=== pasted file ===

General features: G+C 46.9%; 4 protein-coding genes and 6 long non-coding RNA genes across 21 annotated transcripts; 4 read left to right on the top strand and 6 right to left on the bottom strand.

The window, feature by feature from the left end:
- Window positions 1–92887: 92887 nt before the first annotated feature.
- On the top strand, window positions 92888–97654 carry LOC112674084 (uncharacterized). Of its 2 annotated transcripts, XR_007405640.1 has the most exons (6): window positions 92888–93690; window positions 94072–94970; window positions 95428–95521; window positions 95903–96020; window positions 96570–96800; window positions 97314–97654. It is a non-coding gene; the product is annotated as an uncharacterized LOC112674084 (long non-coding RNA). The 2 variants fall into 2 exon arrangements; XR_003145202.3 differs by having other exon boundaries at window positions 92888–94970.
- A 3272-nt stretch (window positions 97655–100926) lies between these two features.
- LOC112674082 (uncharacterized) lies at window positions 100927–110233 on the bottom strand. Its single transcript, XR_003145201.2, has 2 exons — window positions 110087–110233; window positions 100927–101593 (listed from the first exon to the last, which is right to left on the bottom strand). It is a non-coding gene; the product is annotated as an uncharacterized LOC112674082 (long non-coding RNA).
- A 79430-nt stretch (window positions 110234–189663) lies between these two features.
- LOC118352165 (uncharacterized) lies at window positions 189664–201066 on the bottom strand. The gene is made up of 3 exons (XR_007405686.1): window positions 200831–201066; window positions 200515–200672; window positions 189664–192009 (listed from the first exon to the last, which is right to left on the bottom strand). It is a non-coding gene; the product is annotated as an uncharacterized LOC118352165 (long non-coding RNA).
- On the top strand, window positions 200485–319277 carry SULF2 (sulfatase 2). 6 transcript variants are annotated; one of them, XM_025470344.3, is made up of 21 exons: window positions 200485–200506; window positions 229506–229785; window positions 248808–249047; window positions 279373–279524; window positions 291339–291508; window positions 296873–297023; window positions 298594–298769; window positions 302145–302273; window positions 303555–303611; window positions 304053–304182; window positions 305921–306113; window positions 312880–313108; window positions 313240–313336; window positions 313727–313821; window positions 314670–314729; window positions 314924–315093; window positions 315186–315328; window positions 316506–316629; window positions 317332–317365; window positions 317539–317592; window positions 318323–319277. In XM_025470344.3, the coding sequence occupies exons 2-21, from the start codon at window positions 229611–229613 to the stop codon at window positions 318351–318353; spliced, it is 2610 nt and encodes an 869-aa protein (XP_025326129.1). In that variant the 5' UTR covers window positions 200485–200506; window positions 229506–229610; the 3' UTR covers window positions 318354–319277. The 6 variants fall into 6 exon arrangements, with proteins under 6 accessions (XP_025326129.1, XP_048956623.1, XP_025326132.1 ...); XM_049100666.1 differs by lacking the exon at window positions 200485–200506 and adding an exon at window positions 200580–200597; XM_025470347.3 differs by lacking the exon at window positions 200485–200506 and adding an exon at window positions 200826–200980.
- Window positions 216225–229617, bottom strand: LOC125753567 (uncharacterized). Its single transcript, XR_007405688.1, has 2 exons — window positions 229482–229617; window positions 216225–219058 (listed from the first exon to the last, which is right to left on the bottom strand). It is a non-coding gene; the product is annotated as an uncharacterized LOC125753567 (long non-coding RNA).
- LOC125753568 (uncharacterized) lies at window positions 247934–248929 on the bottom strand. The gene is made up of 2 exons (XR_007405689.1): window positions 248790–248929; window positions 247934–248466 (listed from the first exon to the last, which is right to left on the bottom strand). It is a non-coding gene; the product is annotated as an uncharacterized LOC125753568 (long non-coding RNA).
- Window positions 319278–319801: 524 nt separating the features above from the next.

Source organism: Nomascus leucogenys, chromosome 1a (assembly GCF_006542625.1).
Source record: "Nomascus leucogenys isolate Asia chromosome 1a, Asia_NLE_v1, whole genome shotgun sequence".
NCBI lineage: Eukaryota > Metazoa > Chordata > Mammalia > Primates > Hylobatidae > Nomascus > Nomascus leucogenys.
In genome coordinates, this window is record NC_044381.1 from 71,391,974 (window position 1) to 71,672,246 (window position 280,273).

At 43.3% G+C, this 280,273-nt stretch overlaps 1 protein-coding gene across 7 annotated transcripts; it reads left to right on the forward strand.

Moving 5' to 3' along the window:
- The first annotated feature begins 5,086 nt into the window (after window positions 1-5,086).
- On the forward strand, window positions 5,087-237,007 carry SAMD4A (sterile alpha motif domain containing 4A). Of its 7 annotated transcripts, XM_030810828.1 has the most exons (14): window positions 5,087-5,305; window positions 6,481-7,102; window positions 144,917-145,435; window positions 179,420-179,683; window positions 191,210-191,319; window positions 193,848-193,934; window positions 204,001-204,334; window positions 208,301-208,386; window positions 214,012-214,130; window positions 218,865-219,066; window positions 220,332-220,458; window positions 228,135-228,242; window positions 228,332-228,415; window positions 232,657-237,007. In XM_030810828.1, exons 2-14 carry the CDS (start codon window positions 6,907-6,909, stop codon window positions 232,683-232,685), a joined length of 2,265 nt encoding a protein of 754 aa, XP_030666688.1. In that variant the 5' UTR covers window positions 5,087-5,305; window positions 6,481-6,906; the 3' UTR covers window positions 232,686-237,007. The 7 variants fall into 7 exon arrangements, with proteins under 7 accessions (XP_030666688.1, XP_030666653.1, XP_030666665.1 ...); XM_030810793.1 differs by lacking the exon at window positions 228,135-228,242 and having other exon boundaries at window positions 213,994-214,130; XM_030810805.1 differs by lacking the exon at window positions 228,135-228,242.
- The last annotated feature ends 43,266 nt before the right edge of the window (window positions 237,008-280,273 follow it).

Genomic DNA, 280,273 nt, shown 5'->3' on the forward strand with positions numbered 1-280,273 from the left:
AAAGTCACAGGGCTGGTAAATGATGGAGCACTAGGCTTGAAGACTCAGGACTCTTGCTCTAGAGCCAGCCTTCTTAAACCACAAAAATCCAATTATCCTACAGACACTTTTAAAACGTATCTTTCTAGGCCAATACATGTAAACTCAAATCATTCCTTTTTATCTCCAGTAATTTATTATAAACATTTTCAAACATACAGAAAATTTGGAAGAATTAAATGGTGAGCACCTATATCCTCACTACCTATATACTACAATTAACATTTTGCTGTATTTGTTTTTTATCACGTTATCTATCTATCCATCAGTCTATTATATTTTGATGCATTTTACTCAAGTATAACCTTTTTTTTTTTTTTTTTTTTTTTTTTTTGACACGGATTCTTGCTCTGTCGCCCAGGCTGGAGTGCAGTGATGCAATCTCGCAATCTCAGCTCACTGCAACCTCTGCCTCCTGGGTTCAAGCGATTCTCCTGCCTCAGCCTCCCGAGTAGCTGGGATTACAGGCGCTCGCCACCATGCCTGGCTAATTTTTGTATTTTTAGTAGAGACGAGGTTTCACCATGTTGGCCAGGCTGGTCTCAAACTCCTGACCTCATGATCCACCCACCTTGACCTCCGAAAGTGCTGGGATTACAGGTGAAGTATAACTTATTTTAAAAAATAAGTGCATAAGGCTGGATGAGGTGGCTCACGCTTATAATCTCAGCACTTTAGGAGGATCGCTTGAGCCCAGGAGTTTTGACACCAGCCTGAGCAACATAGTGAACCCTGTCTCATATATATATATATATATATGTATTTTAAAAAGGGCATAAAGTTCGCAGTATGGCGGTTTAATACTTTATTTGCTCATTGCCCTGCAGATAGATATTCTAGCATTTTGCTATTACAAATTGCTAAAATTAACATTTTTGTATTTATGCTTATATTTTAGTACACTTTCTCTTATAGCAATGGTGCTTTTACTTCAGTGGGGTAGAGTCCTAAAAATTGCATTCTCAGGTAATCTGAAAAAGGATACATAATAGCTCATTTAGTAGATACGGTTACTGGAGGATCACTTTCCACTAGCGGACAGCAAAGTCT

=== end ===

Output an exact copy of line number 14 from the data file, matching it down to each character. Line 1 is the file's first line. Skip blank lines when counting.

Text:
Source record: "Nomascus leucogenys isolate Asia chromosome 1a, Asia_NLE_v1, whole genome shotgun sequence".